Polli Soholt (2015) elegantly describes the word grace and its significance in the classroom:
"The dictionary definition of grace is…elegance or beauty of form, manner, motion, or action. It is clear that grace requires refinement of movement and, with repetition; the children acquire grace by eliminating all superfluous movements. The presentation [of a lesson] offers an introduction for the children, and practice allows the children to become proficient with the particular movements required of the skill.
Grace in integrated into all of our presentations for the children. We demonstrate in the way we carry materials, demonstrate materials, and move in the environment. Many of the preliminary exercises assist in the development of grace. Standing, rolling a rug, carrying a chair, all require the development of grace. Maria Montessori observed the important role that movement plays in the children's development. In addition, she writes about the connection between the movements of the body and the activity of the mind. In the Absorbent Mind she states,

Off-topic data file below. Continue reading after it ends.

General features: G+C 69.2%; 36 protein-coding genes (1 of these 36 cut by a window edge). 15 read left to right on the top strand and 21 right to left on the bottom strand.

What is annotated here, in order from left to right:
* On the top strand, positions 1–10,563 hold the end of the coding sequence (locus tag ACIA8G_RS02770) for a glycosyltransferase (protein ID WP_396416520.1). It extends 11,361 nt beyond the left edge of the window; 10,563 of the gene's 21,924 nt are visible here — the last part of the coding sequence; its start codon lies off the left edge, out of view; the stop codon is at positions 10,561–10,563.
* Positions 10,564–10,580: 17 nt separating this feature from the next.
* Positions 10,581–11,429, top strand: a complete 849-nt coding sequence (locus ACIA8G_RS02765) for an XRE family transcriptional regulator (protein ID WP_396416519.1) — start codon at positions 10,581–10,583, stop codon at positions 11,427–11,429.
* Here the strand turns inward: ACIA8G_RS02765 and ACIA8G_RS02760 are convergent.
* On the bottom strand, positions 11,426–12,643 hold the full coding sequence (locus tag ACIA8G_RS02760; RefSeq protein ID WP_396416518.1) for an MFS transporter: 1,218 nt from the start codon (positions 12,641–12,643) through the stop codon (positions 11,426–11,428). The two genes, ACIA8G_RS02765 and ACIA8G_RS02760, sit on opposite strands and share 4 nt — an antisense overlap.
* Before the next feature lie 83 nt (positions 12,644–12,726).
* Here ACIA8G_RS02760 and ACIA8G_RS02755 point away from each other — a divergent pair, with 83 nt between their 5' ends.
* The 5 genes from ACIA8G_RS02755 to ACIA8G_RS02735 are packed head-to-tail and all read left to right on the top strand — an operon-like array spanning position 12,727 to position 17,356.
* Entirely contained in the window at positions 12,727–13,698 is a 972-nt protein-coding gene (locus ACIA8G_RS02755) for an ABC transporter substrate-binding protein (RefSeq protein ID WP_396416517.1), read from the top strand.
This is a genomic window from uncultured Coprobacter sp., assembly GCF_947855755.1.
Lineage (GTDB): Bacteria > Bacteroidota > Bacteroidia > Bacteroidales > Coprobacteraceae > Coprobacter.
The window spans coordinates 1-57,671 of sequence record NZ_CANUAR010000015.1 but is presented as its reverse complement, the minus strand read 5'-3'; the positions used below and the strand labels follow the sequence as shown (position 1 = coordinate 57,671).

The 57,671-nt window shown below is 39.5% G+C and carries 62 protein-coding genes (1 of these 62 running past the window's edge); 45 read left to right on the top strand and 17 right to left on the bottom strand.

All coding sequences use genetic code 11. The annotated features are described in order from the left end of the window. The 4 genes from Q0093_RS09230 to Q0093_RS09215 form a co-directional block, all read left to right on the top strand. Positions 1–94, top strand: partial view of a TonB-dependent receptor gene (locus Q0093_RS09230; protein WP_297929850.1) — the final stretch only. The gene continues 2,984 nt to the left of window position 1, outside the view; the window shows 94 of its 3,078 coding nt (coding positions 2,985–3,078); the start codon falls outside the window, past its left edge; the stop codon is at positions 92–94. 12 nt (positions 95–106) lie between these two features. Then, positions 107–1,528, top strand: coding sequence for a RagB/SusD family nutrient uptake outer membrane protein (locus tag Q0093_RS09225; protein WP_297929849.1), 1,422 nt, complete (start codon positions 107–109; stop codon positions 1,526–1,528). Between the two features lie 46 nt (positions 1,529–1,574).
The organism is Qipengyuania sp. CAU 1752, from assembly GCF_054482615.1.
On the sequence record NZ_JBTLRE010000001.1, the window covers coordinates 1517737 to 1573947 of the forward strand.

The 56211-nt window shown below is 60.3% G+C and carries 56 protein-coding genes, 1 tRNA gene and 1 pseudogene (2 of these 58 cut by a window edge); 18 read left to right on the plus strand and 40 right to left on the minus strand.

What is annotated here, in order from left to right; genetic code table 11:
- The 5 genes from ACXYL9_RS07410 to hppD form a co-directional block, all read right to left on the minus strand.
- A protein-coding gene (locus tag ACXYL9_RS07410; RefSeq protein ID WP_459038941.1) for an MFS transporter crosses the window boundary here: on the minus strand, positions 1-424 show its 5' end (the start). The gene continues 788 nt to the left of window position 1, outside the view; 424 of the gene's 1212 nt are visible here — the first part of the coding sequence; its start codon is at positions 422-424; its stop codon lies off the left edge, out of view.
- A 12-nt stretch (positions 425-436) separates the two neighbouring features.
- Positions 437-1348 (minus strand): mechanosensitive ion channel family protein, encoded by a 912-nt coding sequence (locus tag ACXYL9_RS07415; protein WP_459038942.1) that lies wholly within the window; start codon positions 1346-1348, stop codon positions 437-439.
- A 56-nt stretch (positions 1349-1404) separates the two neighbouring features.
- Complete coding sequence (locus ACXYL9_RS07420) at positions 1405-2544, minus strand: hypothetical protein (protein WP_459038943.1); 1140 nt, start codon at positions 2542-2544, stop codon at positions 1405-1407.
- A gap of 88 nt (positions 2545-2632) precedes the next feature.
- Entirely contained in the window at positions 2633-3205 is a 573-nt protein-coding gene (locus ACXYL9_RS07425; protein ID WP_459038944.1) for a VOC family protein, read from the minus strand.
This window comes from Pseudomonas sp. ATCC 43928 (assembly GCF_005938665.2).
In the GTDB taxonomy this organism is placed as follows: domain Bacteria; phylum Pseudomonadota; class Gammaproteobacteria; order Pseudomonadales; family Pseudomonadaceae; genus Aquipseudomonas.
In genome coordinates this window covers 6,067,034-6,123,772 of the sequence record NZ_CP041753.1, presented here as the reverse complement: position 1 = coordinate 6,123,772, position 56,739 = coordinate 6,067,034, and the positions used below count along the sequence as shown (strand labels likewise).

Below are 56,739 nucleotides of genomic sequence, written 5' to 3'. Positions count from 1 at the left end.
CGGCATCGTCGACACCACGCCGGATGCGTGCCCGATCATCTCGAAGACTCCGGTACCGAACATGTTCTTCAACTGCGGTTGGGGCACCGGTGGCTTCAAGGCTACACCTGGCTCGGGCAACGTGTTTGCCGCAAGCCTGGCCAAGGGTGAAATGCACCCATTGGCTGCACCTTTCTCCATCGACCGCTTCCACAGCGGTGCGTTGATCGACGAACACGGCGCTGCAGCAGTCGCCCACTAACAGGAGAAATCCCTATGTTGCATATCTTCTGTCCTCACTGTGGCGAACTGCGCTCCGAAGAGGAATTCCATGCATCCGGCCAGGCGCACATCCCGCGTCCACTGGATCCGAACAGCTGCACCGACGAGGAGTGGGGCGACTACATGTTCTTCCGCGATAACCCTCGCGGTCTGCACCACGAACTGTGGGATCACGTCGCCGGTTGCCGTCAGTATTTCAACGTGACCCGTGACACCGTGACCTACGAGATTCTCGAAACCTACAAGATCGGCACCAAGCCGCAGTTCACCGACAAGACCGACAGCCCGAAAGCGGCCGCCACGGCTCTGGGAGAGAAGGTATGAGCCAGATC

'To give them their right place, man's movements must be co-ordinated with the centre - with the brain. Not only are thought and action two parts of the same occurrence, but it is through movement that the higher life expresses itself'" (p. 56).
Soholt, Polli. (2015). The NAMTA journal: The art of Montessori grace and courtesy. Living grace and courtesy in primary, 40(1), 51-61.